The incredible skills of an Addenbrooke’s prosthetist and three clinicians come into focus in the fourth episode of ‘The Face Doctors’ on Really at 9pm on Wednesday June 5, also available to stream on discovery+.

Viewers will see Mrs Barbara Hilgier helping patient Leo who has become increasingly isolated since losing his left eye and a significant part of his face to cancer.

It’s down to Barbara, who is one of a team of three maxillofacial prosthetists who feature in the series, to use all her skills to try to help Leo face the world again with his young family. 

Meanwhile consultant plastic and reconstructive surgeon, Ms Kana Miyagi, helps patient Holly.

She was born with a cleft lip and palate which was repaired when she was a baby. However, after numerous surgeries she has one last thing she wishes to achieve - a straighter nose.

Kana is just the surgeon for the job, since she specialises in cleft lip and palate surgery, and paediatric plastic surgery, and has assisted in the transformation of a long list of patients from birth into adulthood.

Mr Adel Hemy is a consultant neurosurgeon at Addenbrooke’s. He has a special interest in head injury, skull base and vascular neurosurgery and has research interests in brain injury and inflammation.

He is filmed performing a cranioplasty on patient Andrew. It is the surgical repair of a bone defect in the skull left behind after a previous operation. Accuracy is key and the stakes high.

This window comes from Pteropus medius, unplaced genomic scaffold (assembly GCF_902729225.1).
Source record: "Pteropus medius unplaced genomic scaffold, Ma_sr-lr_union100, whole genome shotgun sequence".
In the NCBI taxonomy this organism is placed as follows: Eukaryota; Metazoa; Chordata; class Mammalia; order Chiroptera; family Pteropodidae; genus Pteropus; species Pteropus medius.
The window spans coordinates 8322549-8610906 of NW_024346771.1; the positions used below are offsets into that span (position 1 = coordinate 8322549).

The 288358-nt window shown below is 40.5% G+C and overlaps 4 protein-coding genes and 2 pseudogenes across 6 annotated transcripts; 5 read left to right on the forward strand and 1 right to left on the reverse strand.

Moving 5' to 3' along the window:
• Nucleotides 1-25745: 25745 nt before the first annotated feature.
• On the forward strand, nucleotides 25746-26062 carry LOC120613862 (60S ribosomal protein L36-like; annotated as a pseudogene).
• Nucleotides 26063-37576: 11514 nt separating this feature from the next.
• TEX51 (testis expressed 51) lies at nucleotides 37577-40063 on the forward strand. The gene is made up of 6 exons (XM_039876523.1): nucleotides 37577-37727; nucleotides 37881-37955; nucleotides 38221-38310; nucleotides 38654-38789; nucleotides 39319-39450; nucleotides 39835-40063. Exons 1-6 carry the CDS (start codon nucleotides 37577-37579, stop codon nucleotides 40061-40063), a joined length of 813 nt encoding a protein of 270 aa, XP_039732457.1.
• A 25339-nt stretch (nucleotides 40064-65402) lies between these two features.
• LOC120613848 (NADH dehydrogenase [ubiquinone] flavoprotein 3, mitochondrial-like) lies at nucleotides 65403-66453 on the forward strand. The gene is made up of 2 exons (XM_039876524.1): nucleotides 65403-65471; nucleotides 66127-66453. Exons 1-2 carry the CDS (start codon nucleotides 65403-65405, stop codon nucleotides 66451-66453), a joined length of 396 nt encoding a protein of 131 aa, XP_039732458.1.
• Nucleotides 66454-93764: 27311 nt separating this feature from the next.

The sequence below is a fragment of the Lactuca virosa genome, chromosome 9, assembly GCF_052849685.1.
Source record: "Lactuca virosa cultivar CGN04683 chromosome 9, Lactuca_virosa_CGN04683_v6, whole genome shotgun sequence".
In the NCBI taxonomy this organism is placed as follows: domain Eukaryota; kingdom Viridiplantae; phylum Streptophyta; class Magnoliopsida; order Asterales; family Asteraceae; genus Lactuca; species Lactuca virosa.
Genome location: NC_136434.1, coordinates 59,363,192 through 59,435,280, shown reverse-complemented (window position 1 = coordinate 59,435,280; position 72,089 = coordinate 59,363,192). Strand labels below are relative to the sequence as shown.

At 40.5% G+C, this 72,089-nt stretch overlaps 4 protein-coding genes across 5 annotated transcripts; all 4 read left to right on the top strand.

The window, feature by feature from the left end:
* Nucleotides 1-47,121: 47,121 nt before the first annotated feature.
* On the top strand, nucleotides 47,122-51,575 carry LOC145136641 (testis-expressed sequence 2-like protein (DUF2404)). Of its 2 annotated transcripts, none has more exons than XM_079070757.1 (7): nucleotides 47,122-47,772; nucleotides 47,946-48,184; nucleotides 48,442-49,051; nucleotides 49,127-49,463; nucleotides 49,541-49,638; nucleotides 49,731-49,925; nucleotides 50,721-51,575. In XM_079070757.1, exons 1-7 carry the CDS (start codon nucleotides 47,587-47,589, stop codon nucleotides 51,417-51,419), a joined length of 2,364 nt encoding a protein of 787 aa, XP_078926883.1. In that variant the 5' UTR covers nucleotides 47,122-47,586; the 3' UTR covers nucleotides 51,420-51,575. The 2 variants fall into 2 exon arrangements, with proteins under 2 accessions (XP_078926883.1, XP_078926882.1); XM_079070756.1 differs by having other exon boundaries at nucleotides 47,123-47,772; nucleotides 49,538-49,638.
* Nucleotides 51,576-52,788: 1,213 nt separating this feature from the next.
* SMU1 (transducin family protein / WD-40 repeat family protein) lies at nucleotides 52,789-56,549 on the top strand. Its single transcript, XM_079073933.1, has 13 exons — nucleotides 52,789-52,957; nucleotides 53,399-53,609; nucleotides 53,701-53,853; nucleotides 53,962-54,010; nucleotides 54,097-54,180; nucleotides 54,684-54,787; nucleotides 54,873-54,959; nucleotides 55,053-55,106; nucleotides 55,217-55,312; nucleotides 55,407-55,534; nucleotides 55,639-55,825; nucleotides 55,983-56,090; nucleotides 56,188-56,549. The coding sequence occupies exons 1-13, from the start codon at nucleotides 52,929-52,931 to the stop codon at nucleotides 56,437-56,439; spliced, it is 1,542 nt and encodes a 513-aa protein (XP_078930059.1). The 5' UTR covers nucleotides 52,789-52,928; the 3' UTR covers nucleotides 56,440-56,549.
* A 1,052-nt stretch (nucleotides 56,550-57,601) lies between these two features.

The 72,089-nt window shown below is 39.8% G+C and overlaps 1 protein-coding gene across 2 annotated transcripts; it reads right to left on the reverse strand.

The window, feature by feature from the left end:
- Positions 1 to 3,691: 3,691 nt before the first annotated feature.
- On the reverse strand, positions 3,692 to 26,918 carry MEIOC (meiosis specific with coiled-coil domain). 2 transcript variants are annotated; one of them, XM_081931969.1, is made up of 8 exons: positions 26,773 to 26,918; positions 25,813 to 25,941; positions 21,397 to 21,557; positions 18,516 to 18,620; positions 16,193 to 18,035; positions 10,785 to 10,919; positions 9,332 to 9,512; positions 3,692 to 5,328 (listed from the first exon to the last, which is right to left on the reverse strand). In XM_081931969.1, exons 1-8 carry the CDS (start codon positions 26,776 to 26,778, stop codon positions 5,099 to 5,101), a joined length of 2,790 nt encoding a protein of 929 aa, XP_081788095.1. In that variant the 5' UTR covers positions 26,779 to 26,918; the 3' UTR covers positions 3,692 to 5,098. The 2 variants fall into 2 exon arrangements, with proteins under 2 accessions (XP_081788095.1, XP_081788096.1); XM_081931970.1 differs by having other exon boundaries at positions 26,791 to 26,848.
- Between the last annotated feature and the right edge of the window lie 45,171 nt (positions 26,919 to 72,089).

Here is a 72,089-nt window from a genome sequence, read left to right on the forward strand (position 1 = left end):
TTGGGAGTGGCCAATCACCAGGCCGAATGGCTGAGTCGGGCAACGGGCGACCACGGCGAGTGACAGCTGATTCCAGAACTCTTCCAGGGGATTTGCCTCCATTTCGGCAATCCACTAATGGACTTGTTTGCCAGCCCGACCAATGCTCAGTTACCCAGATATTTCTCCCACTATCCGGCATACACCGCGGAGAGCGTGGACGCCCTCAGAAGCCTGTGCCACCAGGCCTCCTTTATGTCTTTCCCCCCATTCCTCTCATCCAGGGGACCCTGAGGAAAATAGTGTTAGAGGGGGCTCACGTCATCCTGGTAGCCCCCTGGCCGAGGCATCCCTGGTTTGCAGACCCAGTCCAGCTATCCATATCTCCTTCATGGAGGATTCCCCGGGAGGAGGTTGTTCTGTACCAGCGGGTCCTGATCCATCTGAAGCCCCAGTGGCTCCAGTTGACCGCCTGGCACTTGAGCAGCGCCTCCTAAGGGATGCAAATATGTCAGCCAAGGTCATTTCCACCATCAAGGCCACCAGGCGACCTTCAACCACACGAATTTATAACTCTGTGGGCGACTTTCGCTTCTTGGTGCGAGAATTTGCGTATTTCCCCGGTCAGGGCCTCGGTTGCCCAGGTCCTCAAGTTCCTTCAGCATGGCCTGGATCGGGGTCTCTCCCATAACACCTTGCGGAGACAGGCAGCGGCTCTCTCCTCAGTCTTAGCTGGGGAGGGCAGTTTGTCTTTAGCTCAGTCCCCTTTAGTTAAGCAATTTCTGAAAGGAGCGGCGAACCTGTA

Registrar Ariyo Onafowokan is filmed treating Paolo, who has just come into A&E with a nasty laceration to his face. It follows an unprovoked attack with a bottle and Ariyo has to ensure the wound is perfectly clean before he begins a delicate repair to minimise scarring.

CUH medical director, Ashley Shaw, said: “Each of these thought-provoking episodes provides a fascinating snapshot into the daily lives of skilled hospital staff who train and work incredibly hard in their chosen professions.   

“We are incredibly proud of what they do, and it is a great privilege to see the impact they have on not only the physical health of patients, but their emotional wellbeing too. For many, it is simply life-changing.”

‘The Face Doctors’ consists of eight weekly episodes that follow the journeys of patients whose lives have been impacted as a result of flesh-eating infections, challenging genetic conditions, and life-changing traumas.

It is not just about fixing broken bodies, but restoring identities, mending confidence, and helping patients and families rebuild their lives. There are touching moments as patients see their new reflections, and as families share their joy.

It has been produced by Dragonfly TV, the same award-winning company that shot six series BBC Two’s ‘Surgeons: At the Edge of Life’, which won wide acclaim and was watched by millions of viewers.

Ely Standard: Ariyo Onafowokan Ariyo Onafowokan (Image: Cambridge University Hospitals NHS Foundation Trust)